Safe and Flexible Memory Management in Cyclone. Michael Hicks, Greg Morrisett, Dan Grossman, and Trevor Jim. Technical Report CS-TR-4514, University of Maryland Department of Computer Science, July 2003.

Cyclone is a type-safe programming language intended for applications requiring control over memory management. Our previous work on Cyclone included support for stack allocation, lexical region allocation, and a garbage-collected heap. We achieved safety (i.e., prevented dangling pointers) through a region-based type-and-effects system. This paper describes some new memory-management mechanisms that we have integrated into Cyclone: dynamic regions, unique pointers, and reference-counted objects. Our experience shows that these new mechanisms are well suited for the timely recovery of objects in situations where it is awkward to use lexical regions. Crucially, programmers can write reusable functions without unnecessarily restricting callers' choices among the variety of memory-management options. To achieve this goal, Cyclone employs a combination of polymorphism and scoped constructs that temporarily let us treat objects as if they were allocated in a lexical region. In our experience, our new constructs can significantly improve application performance, while adding a modest programming overhead.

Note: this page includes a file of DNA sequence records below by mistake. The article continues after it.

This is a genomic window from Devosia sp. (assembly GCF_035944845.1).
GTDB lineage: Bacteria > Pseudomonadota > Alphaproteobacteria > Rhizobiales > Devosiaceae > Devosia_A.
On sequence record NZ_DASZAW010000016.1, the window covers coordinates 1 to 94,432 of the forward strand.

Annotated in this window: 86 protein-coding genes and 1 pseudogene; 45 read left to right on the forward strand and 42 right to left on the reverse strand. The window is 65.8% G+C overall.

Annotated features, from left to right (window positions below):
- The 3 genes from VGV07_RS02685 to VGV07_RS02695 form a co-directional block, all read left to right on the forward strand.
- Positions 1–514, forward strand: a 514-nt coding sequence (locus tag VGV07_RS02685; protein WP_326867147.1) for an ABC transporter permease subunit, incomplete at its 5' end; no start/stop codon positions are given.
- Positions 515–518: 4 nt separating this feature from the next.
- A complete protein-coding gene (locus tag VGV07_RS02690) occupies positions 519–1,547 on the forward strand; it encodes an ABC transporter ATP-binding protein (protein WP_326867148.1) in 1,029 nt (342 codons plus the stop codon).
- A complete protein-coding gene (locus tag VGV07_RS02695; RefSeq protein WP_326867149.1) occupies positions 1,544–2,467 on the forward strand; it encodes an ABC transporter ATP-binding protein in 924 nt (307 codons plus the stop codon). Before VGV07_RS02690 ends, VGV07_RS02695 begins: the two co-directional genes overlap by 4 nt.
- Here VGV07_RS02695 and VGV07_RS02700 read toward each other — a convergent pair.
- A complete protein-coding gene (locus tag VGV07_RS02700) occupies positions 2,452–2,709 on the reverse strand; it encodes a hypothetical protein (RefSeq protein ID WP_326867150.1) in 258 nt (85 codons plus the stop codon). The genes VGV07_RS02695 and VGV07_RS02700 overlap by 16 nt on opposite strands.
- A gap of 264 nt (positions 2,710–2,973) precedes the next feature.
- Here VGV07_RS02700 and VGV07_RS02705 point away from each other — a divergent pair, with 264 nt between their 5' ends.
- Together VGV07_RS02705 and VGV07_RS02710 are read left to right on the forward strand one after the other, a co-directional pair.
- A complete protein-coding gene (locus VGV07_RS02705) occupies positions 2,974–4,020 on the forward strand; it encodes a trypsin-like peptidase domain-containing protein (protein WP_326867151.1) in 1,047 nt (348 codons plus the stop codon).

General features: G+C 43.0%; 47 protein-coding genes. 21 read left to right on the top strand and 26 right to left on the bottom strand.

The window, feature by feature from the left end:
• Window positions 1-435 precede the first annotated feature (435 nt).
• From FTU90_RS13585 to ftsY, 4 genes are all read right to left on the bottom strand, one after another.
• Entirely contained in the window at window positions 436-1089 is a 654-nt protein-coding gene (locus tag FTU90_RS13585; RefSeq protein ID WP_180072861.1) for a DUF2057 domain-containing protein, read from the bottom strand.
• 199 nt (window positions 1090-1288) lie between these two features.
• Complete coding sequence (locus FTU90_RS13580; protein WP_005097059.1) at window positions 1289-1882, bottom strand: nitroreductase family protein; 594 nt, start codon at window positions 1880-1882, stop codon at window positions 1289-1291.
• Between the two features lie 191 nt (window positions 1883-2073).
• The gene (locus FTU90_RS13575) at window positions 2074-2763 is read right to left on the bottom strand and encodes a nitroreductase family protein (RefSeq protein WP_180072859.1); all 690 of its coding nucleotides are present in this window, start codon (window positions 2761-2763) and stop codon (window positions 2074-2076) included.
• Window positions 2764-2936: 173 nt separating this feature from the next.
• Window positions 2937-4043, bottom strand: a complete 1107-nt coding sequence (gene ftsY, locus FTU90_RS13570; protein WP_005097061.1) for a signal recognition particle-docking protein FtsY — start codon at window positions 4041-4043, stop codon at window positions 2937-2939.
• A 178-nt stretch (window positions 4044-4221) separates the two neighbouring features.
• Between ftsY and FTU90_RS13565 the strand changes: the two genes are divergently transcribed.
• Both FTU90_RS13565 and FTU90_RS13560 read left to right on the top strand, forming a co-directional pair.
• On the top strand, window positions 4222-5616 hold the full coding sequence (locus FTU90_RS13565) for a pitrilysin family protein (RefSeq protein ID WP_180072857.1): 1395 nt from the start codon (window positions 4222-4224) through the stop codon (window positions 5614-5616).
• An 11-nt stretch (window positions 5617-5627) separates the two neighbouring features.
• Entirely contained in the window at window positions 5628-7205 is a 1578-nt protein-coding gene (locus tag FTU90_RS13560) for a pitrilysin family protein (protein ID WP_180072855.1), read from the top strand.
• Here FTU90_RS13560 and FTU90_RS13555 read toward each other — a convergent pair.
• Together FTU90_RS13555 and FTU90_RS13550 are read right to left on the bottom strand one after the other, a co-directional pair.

http | .pdf ]

  author = {Michael Hicks and Greg Morrisett and Dan Grossman and Trevor Jim},
  title = {Safe and Flexible Memory Management in {Cyclone}},
  number = {CS-TR-4514},
  institution = {University of Maryland Department of Computer Science},
  month = {July},
  year = {2003},
  http = {}

This file was generated by bibtex2html 1.99.